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HMRC internal manual

VAT Input Tax

From
HM Revenue & Customs
Updated
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Is it input tax: mixed business and private or non-business use

There will be times when a business receives goods and services that it uses or intends to use for both business and non-business or private purposes. The non-business or private purposes can take a number of different forms.

It is possible to buy goods or services and use them for both business and private purposes. For example, a new computer could be used to run the business as well as being used for the private enjoyment of the proprietor or their staff. The same could also be true of telecommunications services.

A non-business purpose need not be private or domestic use. Some businesses, as well as making business supplies, will undertake activities which are not seen as business for VAT purposes. This may be the case even though the activities are not private or domestic in character.

For example a VAT registered charity may make some taxable supplies and also provide certain facilities completely free of charge for charitable reasons. This activity of providing a service for free is likely to be seen as non-business (see VAT Business/Non-Business VBNB20000). That manual includes advice about apportionment for non-business use at VAT Business/Non-Business VBNB30000.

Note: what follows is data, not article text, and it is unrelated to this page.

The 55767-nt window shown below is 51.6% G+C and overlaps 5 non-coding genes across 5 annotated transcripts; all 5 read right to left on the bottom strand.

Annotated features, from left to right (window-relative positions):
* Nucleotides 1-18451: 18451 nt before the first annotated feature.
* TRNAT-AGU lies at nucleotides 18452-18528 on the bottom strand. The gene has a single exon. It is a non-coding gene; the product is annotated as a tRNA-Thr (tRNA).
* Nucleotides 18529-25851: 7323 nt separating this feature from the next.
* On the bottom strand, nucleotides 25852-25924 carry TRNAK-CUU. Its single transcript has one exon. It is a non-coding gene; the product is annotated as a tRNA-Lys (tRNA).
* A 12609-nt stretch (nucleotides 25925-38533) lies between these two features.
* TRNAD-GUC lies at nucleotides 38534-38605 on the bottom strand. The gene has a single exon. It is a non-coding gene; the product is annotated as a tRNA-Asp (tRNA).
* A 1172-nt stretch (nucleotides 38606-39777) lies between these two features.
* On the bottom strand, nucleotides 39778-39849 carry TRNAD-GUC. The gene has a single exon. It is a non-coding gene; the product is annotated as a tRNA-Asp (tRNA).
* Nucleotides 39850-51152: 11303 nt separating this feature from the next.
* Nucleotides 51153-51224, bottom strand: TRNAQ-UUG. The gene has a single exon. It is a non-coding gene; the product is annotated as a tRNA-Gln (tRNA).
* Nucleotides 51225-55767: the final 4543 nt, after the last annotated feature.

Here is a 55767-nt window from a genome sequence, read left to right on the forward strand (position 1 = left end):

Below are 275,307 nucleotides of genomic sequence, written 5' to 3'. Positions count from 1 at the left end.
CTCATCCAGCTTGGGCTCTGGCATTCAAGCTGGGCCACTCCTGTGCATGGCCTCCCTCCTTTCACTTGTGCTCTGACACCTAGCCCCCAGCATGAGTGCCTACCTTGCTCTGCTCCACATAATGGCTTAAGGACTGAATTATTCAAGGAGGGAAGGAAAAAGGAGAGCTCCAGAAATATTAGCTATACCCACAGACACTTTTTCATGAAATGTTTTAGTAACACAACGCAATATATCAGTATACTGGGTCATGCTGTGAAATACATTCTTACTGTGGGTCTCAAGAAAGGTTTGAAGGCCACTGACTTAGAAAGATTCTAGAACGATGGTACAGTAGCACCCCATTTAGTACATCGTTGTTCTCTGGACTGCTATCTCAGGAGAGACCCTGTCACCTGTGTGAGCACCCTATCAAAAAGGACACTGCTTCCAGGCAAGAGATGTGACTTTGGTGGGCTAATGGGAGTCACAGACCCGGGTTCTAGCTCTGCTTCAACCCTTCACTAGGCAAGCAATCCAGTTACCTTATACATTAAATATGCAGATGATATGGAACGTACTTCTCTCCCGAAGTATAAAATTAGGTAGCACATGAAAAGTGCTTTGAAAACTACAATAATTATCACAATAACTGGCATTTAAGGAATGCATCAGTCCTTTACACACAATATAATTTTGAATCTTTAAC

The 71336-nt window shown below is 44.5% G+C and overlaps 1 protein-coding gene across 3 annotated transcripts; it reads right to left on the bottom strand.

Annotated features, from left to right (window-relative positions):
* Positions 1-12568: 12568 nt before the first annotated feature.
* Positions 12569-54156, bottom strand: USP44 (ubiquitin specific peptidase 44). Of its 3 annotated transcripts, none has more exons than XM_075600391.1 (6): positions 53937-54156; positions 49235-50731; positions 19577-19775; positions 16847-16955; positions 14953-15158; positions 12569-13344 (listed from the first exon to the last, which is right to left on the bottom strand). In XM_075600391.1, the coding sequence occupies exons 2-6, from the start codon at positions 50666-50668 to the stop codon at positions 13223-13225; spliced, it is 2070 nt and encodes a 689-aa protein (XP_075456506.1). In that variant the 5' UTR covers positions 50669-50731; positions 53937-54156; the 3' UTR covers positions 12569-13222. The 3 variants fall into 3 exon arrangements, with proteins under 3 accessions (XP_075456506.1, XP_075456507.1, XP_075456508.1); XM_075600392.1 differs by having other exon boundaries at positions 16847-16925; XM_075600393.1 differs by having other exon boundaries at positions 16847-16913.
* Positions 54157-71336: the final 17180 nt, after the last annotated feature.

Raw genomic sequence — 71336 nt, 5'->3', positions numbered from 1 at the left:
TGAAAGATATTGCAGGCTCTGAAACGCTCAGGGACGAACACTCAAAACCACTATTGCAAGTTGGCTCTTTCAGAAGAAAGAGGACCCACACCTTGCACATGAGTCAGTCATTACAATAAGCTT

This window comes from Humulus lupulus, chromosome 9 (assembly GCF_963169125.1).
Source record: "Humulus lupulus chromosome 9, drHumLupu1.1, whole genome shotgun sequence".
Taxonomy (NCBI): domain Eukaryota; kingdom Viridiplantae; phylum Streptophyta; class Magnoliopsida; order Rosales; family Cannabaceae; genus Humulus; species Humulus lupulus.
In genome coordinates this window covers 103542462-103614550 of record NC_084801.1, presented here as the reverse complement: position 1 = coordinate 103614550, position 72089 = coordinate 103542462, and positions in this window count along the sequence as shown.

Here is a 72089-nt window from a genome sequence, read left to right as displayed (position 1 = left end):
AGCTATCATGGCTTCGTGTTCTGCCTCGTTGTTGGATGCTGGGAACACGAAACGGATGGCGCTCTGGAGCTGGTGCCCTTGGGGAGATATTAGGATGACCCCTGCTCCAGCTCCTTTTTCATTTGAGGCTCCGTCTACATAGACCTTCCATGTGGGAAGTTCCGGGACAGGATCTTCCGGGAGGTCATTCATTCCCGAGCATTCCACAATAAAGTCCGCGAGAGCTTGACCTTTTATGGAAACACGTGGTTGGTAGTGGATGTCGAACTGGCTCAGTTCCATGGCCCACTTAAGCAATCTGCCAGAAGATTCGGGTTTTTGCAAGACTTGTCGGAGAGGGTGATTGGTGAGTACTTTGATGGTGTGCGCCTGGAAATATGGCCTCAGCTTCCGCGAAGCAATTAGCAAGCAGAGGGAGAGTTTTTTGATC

The business must decide how to treat mixed use assets must be taken at the time VAT is incurred on purchasing the asset. This will determine the extent to which the business can recover VAT, subject to any business use for making exempt supplies.

For goods other than capital items it is important to distinguish private use, including private use by the business’ staff, from other non-business use. This is because the Lennartz approach to VAT accounting may be available in respect of private use (see VIT25510).

Mixed business and non-business use is excluded from Lennartz accounting. This is because of the ECJ decision in the case of Vereniging Noordelijke Land-en Tuinbouw Organisatie (VNLTO) (see VIT62520). The decision confirmed that the EU VAT legislation that imposes a charge on use of goods other than for business purposes does not apply to use in non-business or charitable activity where that activity is normally undertaken by the organisation.

Capital items are:

  • immoveable property (including construction services)
  • ships, boats or other vessels
  • aircraft